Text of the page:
Last week we posed and began to answer the following question: what in our view would be a comprehensive and reasonably defensible agricultural policy? We identified four elements: environmental sustainability, human physical sustainability, economic sustainability, and political sustainability. In last week’s column we focused on the issue of environmental sustainability. This week we take a look at human physical sustainability through the lens of “the right to food.” The next two columns, in order, will deal with economic sustainability and political sustainability.

For much of U.S. post-colonial agricultural history, export markets were seen as a way for farmers to rid themselves of price-depressing surplus production, whether it be tobacco, cotton, wheat, or corn. But beginning with the export boom of the 1970s and the Universal Declaration on the Eradication of Hunger and Malnutrition issued by the World Food Conference in 1974, that view of the role of exports began to change. Farmers began to wear belt buckles that declared “The American Farmer Feeds the World.” And the idea of feeding the world became intertwined with U.S. agricultural policy; however the need to get rid of surplus production was always there.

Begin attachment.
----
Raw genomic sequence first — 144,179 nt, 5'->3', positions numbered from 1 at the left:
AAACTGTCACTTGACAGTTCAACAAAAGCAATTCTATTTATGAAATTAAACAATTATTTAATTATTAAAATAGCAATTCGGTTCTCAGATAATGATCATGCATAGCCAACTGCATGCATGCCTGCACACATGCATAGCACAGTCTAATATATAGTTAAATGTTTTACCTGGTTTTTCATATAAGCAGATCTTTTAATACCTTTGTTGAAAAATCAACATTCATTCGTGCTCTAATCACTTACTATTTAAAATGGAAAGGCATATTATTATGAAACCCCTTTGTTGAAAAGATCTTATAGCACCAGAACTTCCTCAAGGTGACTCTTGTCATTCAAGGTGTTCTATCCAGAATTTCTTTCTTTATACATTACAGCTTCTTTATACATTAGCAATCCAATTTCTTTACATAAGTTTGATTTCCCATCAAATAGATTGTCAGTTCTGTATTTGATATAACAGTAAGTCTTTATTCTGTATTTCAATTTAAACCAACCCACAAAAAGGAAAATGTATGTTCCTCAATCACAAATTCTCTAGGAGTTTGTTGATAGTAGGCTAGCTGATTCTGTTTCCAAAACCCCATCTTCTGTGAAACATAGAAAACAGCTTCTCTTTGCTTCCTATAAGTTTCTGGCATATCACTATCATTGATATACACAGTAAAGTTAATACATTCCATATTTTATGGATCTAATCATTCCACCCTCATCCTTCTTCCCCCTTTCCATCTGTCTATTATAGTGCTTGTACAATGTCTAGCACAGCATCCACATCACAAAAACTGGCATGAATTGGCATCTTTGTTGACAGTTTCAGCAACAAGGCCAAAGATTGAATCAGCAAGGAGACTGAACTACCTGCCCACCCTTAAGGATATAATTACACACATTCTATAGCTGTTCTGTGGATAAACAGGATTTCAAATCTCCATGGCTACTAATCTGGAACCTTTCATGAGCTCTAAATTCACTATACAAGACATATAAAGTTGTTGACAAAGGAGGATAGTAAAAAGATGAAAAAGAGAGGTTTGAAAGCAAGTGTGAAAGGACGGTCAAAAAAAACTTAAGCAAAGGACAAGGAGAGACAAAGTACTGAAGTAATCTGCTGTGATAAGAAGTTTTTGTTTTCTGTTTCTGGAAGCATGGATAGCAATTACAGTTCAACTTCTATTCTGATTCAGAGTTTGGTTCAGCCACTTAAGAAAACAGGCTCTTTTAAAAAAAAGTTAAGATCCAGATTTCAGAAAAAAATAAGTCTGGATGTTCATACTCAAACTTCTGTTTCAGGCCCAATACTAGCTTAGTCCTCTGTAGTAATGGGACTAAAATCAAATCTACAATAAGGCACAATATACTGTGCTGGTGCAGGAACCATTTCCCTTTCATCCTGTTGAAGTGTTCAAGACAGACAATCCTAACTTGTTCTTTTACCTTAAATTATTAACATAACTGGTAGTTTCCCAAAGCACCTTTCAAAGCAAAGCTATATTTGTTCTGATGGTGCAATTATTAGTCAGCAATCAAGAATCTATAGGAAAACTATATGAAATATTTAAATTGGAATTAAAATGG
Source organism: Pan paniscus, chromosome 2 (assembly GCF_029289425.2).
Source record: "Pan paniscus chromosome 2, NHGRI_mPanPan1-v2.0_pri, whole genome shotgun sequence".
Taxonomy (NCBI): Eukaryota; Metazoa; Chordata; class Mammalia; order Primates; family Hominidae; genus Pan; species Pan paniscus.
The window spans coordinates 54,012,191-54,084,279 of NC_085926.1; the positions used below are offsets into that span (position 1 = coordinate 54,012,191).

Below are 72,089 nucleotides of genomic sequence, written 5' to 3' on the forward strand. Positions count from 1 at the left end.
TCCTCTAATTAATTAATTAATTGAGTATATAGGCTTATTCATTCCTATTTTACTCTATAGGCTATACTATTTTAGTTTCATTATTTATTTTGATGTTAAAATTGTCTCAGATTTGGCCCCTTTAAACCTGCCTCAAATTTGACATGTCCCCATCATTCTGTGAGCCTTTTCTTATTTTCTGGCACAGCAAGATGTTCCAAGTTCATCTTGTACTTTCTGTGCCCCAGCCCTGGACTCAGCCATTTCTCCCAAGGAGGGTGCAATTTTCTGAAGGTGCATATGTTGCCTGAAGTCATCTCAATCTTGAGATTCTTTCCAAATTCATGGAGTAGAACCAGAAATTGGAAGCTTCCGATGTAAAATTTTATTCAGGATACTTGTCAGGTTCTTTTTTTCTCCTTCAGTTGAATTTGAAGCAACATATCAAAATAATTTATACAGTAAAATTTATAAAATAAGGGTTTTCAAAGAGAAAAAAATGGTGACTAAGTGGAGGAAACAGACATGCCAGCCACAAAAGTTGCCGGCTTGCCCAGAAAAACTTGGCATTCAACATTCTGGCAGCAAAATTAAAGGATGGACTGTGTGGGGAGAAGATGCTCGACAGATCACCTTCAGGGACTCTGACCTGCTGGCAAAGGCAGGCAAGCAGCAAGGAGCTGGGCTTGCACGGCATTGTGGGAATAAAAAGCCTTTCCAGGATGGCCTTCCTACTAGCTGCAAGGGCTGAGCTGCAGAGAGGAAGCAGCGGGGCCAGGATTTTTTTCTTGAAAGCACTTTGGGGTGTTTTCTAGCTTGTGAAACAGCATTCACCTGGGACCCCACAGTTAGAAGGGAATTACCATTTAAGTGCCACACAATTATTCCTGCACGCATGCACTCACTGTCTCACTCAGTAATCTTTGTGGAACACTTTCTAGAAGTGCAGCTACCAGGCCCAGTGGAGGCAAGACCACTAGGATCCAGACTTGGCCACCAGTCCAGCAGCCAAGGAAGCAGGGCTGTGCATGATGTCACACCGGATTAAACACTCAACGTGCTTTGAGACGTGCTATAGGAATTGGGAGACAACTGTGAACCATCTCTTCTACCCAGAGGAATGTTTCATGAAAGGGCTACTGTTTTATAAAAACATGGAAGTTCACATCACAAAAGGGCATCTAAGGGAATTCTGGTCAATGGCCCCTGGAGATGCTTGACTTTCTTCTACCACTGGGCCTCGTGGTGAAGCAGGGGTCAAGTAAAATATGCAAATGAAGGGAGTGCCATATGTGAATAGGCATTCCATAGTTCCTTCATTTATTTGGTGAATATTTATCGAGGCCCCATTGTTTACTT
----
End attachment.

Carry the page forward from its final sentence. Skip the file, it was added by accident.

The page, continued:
Though the right to food and the right to be free from hunger had been a part of international declarations beginning with the Universal Declaration of Human Rights (UDHR) in 1948, the goal of the 1974 World Food Conference to eradicate hunger and malnutrition within 10 years was not achieved. By the mid-1980s the number of hungry and malnourished remained very close to the level it was 10 years earlier. In the meantime, a follow-up to the UDHR, the International Covenant on Economic, Social and Cultural Rights (ICESCR) (http://www2.ohchr.org/english/law/cescr.htm), was adopted in 1966 though it was not ratified by the required number of nations until 1976. The ICESCR recognizes “the right of everyone to an adequate standard of living for himself and his family, including adequate food…” (Later documents make it clear that the masculine pronouns, notwithstanding, the right to food includes female-headed households as well).